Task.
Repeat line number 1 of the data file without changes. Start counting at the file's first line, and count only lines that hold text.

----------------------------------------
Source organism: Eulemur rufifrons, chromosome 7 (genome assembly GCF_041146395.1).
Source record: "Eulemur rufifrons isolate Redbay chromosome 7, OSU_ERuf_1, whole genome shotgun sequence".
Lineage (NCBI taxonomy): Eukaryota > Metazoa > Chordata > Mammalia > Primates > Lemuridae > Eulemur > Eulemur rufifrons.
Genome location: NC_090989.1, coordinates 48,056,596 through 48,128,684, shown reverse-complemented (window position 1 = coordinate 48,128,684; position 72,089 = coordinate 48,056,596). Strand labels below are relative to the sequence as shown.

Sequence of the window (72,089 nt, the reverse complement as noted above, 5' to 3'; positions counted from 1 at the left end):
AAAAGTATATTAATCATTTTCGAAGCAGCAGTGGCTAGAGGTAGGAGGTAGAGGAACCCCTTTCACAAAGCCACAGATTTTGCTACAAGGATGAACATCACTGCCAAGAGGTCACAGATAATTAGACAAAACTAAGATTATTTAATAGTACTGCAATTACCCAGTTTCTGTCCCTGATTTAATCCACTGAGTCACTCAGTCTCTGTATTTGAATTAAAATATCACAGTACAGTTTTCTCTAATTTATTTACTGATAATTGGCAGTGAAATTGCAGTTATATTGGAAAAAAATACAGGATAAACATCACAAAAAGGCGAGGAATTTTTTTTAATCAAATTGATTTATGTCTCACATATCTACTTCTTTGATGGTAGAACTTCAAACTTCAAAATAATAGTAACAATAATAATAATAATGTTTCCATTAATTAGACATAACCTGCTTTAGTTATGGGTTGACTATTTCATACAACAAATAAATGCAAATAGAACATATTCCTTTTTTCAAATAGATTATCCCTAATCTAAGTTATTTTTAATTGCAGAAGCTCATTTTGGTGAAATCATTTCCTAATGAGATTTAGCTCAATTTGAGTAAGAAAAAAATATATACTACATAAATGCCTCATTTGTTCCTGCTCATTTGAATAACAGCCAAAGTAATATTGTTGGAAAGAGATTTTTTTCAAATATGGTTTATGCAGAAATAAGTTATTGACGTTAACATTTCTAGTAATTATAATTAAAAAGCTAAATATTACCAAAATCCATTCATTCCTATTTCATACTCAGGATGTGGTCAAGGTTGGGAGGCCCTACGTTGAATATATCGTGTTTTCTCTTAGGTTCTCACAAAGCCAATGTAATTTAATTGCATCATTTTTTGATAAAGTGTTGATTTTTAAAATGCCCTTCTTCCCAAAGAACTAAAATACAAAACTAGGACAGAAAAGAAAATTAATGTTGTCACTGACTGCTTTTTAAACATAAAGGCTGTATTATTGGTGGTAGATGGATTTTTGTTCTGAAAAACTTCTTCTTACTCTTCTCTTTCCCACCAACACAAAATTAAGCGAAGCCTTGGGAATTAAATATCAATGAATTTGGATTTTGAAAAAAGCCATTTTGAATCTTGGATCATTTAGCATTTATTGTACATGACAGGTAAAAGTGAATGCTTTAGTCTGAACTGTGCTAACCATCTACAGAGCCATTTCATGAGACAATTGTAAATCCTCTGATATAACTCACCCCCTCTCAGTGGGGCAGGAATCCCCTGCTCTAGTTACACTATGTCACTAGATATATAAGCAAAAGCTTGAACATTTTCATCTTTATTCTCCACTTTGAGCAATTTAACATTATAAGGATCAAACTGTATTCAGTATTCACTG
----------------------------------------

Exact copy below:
Source organism: Eulemur rufifrons, chromosome 7 (genome assembly GCF_041146395.1).